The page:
beginning on the 61st day after the date of FMCSA's notice of remedial
directive and proposed unfitness determination. A motor carrier subject
to the registration requirements of 49 U.S.C. 13901 will have its
registration revoked on the 61st day after the date of FMCSA's notice
of remedial directive and proposed unfitness determination. If FMCSA
determines the motor carrier is making a good-faith effort to satisfy
the terms of the remedial directive, FMCSA may allow the motor carrier
to operate for up to 60 additional days.
(b) If a proposed unfitness determination becomes a final
determination, FMCSA will issue an order prohibiting the motor carrier
from operating in interstate commerce. If the motor carrier is required
to register under 49 U.S.C. 13901, FMCSA will revoke the motor
carrier's registration on the dates specified in Sec. 385.819(a)(1)
(c) If FMCSA has prohibited a motor carrier from operating in
interstate commerce under paragraph (a) of this section and, if
applicable, revoked the carrier's registration, and the motor carrier
subsequently complies with the terms and conditions of the remedial
directive and provides proof of EOBR installation under Sec. 385.811,
the carrier may request FMCSA to lift the prohibition on operations at
any time after the prohibition becomes effective. The request should be
submitted in writing in accordance with Sec. 385.817(c).
(d) A Federal Agency must not use for CMV transportation a motor
carrier that FMCSA has determined is unfit.
(e) Penalties. If a proposed unfitness determination becomes a
final determination, FMCSA will issue an order prohibiting the motor
carrier from operating in interstate commerce and any intrastate
operations that affect interstate commerce and, if applicable, revoking
its registration. Any motor carrier that operates a CMV in violation of
this section will be subject to the penalty provisions listed in 49
15. Amend Appendix B to part 385 by revising paragraphs (b), (c), and
(d) and section VI, paragraph (a), to read as follows:
Appendix B to Part 385--Explanation of Safety Rating Process
* * * * *
(b) As directed, FMCSA promulgated a safety fitness regulation,
entitled ``Safety Fitness Procedures,'' which established a
procedure to determine the safety fitness of motor carriers through
the assignment of safety ratings and established a ``safety fitness
standard'' that a motor carrier must meet to obtain a
``Satisfactory'' safety rating. FMCSA later amended the safety
fitness standard to add a distinct requirement that motor carriers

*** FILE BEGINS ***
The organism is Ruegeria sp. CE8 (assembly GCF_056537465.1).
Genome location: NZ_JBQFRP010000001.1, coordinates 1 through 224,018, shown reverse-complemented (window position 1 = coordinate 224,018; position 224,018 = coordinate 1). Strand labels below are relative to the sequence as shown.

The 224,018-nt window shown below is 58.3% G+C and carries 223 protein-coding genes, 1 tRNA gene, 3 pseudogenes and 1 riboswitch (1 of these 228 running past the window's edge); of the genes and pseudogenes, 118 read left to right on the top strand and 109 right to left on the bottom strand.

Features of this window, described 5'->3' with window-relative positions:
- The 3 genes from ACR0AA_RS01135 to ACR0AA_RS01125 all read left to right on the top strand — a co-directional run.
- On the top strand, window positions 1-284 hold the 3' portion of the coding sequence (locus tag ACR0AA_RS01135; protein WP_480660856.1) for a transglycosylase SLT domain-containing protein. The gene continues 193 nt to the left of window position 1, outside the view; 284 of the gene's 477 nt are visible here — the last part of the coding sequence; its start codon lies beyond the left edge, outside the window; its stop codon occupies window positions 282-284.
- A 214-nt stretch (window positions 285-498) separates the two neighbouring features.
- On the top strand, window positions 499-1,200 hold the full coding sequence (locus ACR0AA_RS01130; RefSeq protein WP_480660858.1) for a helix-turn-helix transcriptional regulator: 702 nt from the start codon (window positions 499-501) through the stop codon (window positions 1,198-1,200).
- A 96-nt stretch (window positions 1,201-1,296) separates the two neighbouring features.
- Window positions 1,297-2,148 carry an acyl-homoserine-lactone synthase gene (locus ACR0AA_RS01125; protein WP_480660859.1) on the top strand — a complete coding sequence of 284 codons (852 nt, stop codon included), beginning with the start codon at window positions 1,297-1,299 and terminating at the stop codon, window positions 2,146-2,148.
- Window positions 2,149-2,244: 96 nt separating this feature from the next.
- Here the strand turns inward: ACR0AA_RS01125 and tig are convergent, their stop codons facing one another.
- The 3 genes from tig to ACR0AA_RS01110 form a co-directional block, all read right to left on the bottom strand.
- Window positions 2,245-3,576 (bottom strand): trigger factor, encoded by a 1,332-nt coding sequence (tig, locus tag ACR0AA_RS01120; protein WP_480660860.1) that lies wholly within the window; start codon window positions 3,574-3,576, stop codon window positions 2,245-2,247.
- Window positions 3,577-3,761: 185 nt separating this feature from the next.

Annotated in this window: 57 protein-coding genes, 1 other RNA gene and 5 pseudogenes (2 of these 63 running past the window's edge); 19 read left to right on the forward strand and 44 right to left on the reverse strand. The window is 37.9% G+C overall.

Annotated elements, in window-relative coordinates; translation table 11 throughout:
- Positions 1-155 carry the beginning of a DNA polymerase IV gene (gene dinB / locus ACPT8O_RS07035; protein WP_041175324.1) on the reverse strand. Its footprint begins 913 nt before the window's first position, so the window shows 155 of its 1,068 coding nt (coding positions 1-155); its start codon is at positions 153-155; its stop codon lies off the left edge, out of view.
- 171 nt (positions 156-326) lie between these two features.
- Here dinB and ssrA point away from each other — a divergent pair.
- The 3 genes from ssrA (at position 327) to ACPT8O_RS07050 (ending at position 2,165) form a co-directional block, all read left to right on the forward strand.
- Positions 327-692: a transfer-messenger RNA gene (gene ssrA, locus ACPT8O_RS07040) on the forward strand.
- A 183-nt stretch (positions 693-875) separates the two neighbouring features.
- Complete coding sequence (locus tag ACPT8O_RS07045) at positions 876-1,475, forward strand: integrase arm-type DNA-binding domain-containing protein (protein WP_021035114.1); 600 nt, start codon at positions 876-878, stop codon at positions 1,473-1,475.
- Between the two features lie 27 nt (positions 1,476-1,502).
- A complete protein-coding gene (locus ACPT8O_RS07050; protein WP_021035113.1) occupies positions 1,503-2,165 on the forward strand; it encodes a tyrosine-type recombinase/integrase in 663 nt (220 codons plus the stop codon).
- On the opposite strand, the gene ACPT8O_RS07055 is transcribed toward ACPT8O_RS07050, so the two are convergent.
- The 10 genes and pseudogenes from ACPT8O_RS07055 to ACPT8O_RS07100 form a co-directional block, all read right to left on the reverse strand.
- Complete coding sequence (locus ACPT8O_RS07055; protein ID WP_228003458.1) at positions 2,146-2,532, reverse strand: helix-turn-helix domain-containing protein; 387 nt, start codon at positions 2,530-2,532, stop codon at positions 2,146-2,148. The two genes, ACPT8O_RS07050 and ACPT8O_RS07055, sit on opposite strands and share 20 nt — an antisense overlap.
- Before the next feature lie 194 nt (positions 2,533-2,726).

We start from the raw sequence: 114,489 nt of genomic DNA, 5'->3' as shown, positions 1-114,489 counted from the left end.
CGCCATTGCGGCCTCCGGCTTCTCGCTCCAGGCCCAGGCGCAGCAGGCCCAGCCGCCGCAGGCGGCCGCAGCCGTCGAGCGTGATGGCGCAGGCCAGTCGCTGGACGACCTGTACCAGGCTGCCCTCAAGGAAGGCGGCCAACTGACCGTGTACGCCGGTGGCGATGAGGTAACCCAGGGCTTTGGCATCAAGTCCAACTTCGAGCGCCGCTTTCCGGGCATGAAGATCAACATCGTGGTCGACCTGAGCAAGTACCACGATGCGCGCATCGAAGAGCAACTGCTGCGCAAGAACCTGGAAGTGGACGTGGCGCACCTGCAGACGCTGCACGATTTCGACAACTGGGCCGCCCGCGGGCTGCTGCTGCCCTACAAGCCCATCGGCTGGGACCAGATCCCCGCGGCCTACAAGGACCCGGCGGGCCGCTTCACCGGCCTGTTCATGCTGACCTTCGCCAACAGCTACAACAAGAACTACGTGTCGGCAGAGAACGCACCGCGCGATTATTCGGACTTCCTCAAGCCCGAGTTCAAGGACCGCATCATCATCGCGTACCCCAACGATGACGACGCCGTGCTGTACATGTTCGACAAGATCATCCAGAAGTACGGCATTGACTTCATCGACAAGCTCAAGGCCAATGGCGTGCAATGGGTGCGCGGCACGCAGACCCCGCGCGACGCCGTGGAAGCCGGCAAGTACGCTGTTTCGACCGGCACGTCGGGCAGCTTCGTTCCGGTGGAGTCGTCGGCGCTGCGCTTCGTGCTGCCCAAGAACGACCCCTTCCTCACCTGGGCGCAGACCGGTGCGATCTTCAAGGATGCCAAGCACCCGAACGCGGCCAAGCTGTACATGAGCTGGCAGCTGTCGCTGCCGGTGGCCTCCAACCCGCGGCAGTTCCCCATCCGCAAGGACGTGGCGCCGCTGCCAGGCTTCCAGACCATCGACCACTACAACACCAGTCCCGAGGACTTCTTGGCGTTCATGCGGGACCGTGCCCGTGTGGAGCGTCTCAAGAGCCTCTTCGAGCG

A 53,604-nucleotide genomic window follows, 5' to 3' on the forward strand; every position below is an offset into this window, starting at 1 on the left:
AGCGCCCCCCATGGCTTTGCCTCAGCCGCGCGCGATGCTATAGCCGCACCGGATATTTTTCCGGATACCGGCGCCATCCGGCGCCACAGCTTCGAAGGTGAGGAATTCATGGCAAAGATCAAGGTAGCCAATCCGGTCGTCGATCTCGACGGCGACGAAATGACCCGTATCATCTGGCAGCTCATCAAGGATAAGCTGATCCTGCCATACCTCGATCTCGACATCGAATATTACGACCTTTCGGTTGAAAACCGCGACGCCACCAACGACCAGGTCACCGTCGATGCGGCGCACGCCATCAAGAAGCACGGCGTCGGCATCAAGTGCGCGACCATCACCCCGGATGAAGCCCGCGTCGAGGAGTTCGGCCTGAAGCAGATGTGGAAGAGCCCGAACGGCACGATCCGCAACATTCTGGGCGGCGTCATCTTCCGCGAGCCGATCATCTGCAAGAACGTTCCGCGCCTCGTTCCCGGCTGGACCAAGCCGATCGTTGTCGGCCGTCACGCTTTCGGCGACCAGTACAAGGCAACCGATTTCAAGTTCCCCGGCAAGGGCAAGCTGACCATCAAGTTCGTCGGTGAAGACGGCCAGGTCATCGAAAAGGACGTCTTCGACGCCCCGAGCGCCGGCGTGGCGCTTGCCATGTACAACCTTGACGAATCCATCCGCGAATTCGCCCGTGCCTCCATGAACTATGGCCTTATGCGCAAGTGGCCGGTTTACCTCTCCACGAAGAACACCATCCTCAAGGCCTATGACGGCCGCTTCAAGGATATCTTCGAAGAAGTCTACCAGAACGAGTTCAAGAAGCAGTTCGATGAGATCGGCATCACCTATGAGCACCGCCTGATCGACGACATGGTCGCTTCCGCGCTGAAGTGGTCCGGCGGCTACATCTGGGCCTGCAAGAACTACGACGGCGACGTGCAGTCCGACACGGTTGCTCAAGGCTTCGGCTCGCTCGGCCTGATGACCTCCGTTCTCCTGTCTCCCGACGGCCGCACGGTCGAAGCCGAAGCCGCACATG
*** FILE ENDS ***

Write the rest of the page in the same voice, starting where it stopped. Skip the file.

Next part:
also be in compliance with applicable remedial directives.
(c) To meet the safety fitness standard, a motor carrier must
meet two requirements. First, the carrier must demonstrate to FMCSA
it has adequate safety management controls in place that function
effectively to ensure acceptable compliance with the applicable
safety requirements. (See Sec. 385.5(a)). A ``safety fitness rating
methodology'' (SFRM) developed by FMCSA uses data from compliance
reviews (CRs) and roadside inspections to rate motor carriers.
Second, a motor carrier must also be in compliance with any
applicable remedial directives issued in accordance with subpart J.
This second requirement is set forth in Sec. 385.5(b).
(d) The safety rating process developed by FMCSA is used to:
1. Evaluate the first component of the safety fitness standard,
under Sec. 385.5(a), and assign one of three safety ratings
(Satisfactory, Conditional, or Unsatisfactory) to motor carriers
operating in interstate commerce. This process conforms to Sec.
385.5(a), Safety fitness standard, and Sec. 385.7, Factors to be
considered in determining a safety rating.
2. Identify motor carriers needing improvement in their
compliance with the Federal Motor Carrier Safety Regulations
(FMCSRs) and applicable Hazardous Materials Regulations (HMRs).
These are carriers rated Unsatisfactory or Conditional.
* * * * *
(a) FMCSA believes this ``safety fitness rating methodology'' is
a reasonable approach to assignment of a safety rating, as required
by the safety fitness regulations (Sec. 385.9), that most closely
reflects the motor carrier's current level of compliance with the
safety fitness standard in Sec. 385.5(a). This methodology has the
capability to incorporate regulatory changes as they occur.
* * * * *
16. Add Appendix C to part 385 to read as follows:
Appendix C to Part 385--Regulations Pertaining to Remedial Directives
in Part 385, Subpart J